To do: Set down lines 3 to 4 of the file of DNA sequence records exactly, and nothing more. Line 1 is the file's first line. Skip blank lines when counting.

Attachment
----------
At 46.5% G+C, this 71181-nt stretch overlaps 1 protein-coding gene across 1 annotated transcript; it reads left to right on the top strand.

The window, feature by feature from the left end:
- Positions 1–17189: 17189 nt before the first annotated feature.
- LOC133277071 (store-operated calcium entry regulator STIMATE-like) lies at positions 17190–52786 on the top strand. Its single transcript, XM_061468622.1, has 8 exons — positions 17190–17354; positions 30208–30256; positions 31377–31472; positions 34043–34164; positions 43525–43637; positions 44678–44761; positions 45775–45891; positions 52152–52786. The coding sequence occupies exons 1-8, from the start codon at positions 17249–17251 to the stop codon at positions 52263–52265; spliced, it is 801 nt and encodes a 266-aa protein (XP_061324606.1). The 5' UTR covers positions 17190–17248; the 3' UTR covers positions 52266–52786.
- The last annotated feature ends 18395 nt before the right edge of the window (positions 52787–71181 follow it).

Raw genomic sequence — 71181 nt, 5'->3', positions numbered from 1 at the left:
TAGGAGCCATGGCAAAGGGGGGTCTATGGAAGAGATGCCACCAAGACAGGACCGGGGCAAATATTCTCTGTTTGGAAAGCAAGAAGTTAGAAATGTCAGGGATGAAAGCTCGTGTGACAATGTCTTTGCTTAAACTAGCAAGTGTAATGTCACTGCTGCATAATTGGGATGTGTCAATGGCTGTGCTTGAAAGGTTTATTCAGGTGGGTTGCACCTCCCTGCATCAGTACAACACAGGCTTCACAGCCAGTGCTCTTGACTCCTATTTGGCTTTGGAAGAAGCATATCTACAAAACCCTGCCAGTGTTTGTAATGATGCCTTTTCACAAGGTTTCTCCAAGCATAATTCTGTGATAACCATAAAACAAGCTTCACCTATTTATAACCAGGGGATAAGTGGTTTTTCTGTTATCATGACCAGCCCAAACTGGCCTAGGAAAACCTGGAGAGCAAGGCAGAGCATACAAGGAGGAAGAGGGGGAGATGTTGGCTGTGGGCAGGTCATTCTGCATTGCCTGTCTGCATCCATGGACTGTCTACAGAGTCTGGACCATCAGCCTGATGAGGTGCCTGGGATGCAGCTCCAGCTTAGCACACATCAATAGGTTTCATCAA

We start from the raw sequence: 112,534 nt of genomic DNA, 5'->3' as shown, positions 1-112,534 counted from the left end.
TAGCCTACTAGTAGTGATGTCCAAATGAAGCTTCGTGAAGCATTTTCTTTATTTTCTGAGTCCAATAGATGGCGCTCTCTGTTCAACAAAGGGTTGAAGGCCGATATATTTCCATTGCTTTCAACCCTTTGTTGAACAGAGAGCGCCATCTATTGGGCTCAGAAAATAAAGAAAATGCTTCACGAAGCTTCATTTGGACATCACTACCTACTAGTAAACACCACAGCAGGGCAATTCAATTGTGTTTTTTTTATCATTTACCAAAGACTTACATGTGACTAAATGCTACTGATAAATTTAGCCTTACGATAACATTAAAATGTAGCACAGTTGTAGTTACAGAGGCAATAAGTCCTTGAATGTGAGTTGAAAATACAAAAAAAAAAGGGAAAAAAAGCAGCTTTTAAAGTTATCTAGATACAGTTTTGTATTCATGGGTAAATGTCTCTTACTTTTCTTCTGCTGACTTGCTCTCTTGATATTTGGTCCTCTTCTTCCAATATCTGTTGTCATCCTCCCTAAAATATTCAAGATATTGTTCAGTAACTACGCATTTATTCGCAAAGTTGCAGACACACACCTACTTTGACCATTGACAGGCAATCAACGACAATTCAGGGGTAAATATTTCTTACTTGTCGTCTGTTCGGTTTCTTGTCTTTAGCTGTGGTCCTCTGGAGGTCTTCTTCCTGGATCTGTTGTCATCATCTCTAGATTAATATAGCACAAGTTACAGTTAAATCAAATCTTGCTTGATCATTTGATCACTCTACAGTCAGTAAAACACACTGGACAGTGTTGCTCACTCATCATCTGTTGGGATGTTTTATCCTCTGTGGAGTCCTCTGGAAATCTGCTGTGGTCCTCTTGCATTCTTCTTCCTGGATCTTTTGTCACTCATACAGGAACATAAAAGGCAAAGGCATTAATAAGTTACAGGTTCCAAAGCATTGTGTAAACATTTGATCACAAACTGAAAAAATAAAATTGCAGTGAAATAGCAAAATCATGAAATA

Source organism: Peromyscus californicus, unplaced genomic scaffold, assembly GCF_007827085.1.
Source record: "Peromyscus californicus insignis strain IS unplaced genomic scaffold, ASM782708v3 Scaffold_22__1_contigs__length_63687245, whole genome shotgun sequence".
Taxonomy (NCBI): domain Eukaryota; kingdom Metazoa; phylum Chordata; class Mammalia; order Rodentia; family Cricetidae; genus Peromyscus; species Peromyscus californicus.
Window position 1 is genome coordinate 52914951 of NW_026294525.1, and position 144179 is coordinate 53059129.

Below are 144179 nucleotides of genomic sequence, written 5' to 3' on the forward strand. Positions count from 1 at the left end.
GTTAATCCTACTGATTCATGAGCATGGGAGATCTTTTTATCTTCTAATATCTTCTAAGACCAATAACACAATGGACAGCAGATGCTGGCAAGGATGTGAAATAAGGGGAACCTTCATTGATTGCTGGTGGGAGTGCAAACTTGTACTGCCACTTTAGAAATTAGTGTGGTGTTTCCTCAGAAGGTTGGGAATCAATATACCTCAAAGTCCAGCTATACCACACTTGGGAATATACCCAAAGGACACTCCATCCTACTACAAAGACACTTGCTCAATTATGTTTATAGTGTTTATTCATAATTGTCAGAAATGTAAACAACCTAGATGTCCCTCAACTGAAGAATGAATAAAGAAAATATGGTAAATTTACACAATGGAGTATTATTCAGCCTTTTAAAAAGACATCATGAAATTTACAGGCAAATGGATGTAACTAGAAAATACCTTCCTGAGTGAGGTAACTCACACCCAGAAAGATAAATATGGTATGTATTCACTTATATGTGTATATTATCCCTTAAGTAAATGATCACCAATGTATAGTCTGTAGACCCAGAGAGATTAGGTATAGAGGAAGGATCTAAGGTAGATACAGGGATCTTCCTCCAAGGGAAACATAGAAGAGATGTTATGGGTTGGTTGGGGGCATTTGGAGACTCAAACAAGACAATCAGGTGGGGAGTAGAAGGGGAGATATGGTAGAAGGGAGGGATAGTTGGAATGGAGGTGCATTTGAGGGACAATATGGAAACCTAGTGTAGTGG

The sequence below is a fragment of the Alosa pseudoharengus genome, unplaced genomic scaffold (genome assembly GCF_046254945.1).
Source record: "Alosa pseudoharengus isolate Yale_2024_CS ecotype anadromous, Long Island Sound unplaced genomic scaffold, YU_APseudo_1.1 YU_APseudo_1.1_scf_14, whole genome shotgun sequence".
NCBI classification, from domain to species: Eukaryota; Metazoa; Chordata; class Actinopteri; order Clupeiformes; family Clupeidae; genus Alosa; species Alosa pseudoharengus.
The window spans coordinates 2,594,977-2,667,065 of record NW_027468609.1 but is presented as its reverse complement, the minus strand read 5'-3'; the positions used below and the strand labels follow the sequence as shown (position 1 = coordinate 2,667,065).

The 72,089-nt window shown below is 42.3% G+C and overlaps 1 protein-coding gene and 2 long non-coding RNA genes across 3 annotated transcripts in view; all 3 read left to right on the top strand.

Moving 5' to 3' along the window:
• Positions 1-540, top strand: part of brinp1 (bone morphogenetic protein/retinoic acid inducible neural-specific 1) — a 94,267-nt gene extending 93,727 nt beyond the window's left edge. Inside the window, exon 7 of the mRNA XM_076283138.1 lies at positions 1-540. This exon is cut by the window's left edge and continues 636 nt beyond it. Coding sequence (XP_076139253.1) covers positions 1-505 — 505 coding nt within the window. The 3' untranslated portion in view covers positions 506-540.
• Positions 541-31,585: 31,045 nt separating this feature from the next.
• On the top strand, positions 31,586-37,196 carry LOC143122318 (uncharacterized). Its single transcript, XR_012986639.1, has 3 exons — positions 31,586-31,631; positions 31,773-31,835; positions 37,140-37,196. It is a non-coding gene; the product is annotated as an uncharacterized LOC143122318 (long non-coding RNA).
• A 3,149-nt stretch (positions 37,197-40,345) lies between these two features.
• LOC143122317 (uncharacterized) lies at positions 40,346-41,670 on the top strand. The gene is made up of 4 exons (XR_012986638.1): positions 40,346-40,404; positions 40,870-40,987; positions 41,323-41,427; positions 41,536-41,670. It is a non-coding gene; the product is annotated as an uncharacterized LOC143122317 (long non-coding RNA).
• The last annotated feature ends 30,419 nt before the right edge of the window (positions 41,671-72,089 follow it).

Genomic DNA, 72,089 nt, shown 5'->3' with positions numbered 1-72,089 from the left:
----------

- Positions 1–17189: 17189 nt before the first annotated feature.
- LOC133277071 (store-operated calcium entry regulator STIMATE-like) lies at positions 17190–52786 on the top strand. Its single transcript, XM_061468622.1, has 8 exons — positions 17190–17354; positions 30208–30256; positions 31377–31472; positions 34043–34164; positions 43525–43637; positions 44678–44761; positions 45775–45891; positions 52152–52786. The coding sequence occupies exons 1-8, from the start codon at positions 17249–17251 to the stop codon at positions 52263–52265; spliced, it is 801 nt and encodes a 266-aa protein (XP_061324606.1). The 5' UTR covers positions 17190–17248; the 3' UTR covers positions 52266–52786.